We never use fresh coconut. I noticed your recipe asks for coconut flavoring…that is artificial. Also cool whip, also artificial. As such, I would certainly use Baker’s coconut as an acceptable choice. But I fully understand the obsession of using certain ingredients and the sentiment and nostalgia attached to them.

    • Thanks for pointing out the artificial stuff; I actually used the “milk” from the coconut for my coconut flavoring; but yes, I was bad and used Cool Whip, so easy when in a time crunch. Hope that doesn’t make me any less of a person or cook. 🙂 I love coconut cream pie but only get it when I go out to eat–no one else at my house likes it much. But that’s okay: it is a treat for those eat out times. Thanks for your wonderful memories and comparisons. Your German Chocolate cake sounds great; I also use a red Better Crocker, circa 1976. 🙂

  4. Athanasia permalink

    Melodie, not everybody likes to cook or bake to the same degree, that is for sure! I always keep the smallest size of cool whip in my freezer for a green pistachio fluff salad. I am not averse to using it for that. I did think, as you did, that using the coconut milk would be a better choice…I have a problem with artificial ingredients…since I have an auto immune disease I try to keep things as close to nature as possible.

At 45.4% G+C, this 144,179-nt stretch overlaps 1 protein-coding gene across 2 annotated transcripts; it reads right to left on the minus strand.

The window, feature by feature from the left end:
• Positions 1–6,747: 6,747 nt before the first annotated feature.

I am better at baking then cooking, though I do love to cook. It never seems a chore to me. But by the time I was in 4th grade my grandma started me making all the quickbreads, coffee cakes, kuchen, muffins…that type of thing. When I was very young she still was using her cast iron range, with it’s hot water reservoir and her endless kettle of soup and pot of coffee on the back burner. She had a lovely gas range that her children all bought her and but she was stubborn. The house still has both stoves in it…the gas range works great.